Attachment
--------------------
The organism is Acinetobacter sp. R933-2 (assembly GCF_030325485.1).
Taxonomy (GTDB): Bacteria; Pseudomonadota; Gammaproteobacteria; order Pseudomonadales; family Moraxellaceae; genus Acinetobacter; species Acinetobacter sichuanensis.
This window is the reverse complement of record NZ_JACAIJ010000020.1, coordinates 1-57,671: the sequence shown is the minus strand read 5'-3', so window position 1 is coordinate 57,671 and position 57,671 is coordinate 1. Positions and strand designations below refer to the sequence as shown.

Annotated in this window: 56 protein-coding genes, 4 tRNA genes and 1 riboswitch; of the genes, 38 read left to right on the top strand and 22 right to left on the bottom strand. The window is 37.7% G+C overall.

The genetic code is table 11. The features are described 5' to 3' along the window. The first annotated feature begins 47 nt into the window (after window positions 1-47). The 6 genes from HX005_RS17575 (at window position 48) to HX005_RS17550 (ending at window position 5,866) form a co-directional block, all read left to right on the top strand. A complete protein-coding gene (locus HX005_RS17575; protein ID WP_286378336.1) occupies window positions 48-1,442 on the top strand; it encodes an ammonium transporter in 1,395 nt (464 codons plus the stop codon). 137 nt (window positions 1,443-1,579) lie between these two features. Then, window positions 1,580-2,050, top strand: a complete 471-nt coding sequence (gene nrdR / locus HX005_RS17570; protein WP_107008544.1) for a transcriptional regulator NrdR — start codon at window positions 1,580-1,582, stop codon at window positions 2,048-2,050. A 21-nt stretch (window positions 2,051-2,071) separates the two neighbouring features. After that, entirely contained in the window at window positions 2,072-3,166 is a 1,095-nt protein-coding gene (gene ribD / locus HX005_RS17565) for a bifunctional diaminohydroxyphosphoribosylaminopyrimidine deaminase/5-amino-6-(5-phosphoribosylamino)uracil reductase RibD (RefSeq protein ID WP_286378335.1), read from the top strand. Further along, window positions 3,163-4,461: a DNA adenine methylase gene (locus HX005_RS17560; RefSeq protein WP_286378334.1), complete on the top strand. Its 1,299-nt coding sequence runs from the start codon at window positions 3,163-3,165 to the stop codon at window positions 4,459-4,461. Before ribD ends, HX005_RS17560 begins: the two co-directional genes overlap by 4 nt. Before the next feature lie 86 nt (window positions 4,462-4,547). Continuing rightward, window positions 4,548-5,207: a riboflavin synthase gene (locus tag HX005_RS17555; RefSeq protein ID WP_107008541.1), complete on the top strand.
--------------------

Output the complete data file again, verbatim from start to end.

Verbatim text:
The organism is Acinetobacter sp. R933-2 (assembly GCF_030325485.1).
Taxonomy (GTDB): Bacteria; Pseudomonadota; Gammaproteobacteria; order Pseudomonadales; family Moraxellaceae; genus Acinetobacter; species Acinetobacter sichuanensis.
This window is the reverse complement of record NZ_JACAIJ010000020.1, coordinates 1-57,671: the sequence shown is the minus strand read 5'-3', so window position 1 is coordinate 57,671 and position 57,671 is coordinate 1. Positions and strand designations below refer to the sequence as shown.

Annotated in this window: 56 protein-coding genes, 4 tRNA genes and 1 riboswitch; of the genes, 38 read left to right on the top strand and 22 right to left on the bottom strand. The window is 37.7% G+C overall.

The genetic code is table 11. The features are described 5' to 3' along the window. The first annotated feature begins 47 nt into the window (after window positions 1-47). The 6 genes from HX005_RS17575 (at window position 48) to HX005_RS17550 (ending at window position 5,866) form a co-directional block, all read left to right on the top strand. A complete protein-coding gene (locus HX005_RS17575; protein ID WP_286378336.1) occupies window positions 48-1,442 on the top strand; it encodes an ammonium transporter in 1,395 nt (464 codons plus the stop codon). 137 nt (window positions 1,443-1,579) lie between these two features. Then, window positions 1,580-2,050, top strand: a complete 471-nt coding sequence (gene nrdR / locus HX005_RS17570; protein WP_107008544.1) for a transcriptional regulator NrdR — start codon at window positions 1,580-1,582, stop codon at window positions 2,048-2,050. A 21-nt stretch (window positions 2,051-2,071) separates the two neighbouring features. After that, entirely contained in the window at window positions 2,072-3,166 is a 1,095-nt protein-coding gene (gene ribD / locus HX005_RS17565) for a bifunctional diaminohydroxyphosphoribosylaminopyrimidine deaminase/5-amino-6-(5-phosphoribosylamino)uracil reductase RibD (RefSeq protein ID WP_286378335.1), read from the top strand. Further along, window positions 3,163-4,461: a DNA adenine methylase gene (locus HX005_RS17560; RefSeq protein WP_286378334.1), complete on the top strand. Its 1,299-nt coding sequence runs from the start codon at window positions 3,163-3,165 to the stop codon at window positions 4,459-4,461. Before ribD ends, HX005_RS17560 begins: the two co-directional genes overlap by 4 nt. Before the next feature lie 86 nt (window positions 4,462-4,547). Continuing rightward, window positions 4,548-5,207: a riboflavin synthase gene (locus tag HX005_RS17555; RefSeq protein ID WP_107008541.1), complete on the top strand.